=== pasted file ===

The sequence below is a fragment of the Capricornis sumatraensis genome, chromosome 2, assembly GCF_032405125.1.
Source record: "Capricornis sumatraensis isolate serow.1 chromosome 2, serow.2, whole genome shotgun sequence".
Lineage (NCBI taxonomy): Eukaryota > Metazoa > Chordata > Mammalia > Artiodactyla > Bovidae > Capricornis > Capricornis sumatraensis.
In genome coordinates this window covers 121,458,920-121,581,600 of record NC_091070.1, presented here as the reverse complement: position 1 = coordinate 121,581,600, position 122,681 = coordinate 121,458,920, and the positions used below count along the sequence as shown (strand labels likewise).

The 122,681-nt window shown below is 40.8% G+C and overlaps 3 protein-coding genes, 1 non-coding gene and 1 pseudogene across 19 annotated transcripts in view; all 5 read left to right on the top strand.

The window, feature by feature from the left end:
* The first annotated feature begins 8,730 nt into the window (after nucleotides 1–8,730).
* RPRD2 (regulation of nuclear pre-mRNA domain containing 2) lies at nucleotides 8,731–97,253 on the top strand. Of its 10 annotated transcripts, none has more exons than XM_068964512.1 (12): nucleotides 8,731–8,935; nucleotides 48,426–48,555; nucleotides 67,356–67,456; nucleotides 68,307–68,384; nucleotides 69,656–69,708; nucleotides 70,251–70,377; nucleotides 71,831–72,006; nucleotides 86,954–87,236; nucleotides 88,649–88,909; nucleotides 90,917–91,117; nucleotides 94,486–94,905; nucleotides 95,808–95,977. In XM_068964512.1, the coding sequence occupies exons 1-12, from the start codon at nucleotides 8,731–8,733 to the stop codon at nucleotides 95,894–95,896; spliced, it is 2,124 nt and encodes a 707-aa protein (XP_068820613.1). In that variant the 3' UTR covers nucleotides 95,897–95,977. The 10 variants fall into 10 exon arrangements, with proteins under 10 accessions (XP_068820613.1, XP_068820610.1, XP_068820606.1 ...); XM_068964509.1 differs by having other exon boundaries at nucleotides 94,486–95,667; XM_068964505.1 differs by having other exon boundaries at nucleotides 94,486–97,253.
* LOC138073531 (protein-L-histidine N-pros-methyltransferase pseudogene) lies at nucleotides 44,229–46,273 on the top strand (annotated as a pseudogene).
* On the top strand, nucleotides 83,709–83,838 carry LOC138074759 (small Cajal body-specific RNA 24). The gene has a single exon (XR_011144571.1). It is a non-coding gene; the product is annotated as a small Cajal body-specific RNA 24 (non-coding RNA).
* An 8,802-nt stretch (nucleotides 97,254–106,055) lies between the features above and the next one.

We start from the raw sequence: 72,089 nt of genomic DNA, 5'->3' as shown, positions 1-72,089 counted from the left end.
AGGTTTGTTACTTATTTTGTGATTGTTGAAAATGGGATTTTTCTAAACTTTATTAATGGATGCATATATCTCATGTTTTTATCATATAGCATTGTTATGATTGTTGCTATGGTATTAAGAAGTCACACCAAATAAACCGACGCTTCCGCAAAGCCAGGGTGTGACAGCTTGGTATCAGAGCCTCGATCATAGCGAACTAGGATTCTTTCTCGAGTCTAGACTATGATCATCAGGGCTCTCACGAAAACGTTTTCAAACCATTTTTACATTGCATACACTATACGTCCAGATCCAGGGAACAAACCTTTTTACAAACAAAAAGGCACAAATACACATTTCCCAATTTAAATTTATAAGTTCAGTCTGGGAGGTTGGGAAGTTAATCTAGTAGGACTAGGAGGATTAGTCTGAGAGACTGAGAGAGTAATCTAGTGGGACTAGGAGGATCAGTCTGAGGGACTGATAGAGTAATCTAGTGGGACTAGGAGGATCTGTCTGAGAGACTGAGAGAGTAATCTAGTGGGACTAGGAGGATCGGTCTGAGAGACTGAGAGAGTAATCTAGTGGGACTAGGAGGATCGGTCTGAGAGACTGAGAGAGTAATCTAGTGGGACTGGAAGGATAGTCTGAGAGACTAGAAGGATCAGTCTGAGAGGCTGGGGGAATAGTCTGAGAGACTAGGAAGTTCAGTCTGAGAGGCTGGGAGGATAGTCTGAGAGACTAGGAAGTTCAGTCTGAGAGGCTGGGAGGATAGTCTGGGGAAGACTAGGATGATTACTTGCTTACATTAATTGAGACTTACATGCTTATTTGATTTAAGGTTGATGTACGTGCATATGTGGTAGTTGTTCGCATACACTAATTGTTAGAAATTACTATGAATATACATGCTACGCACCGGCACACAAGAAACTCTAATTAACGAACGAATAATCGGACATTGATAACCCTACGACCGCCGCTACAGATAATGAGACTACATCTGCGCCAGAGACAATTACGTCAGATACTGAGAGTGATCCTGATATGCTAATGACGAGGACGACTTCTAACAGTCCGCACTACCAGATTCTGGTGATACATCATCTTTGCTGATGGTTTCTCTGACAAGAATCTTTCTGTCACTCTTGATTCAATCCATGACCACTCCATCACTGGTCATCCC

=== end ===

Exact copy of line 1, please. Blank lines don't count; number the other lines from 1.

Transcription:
The sequence below is a fragment of the Capricornis sumatraensis genome, chromosome 2, assembly GCF_032405125.1.